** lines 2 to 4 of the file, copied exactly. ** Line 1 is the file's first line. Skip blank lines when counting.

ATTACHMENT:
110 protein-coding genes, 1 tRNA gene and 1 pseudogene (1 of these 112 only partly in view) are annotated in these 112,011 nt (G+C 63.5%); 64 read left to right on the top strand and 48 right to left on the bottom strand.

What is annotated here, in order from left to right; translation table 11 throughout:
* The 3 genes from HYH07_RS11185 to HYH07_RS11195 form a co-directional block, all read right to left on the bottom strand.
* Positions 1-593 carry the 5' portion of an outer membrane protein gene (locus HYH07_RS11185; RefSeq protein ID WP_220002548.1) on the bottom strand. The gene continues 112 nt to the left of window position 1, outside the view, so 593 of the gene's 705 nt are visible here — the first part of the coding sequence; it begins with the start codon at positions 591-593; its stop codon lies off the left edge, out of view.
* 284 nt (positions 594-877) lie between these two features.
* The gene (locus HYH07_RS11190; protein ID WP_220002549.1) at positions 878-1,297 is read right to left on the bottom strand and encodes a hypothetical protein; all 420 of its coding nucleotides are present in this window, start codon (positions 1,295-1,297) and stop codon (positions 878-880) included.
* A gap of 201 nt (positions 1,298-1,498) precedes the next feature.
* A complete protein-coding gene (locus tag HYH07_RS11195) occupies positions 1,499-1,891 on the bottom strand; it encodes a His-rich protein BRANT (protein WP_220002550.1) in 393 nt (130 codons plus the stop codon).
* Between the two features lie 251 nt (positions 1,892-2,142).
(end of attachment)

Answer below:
What is annotated here, in order from left to right; translation table 11 throughout:
* The 3 genes from HYH07_RS11185 to HYH07_RS11195 form a co-directional block, all read right to left on the bottom strand.
* Positions 1-593 carry the 5' portion of an outer membrane protein gene (locus HYH07_RS11185; RefSeq protein ID WP_220002548.1) on the bottom strand. The gene continues 112 nt to the left of window position 1, outside the view, so 593 of the gene's 705 nt are visible here — the first part of the coding sequence; it begins with the start codon at positions 591-593; its stop codon lies off the left edge, out of view.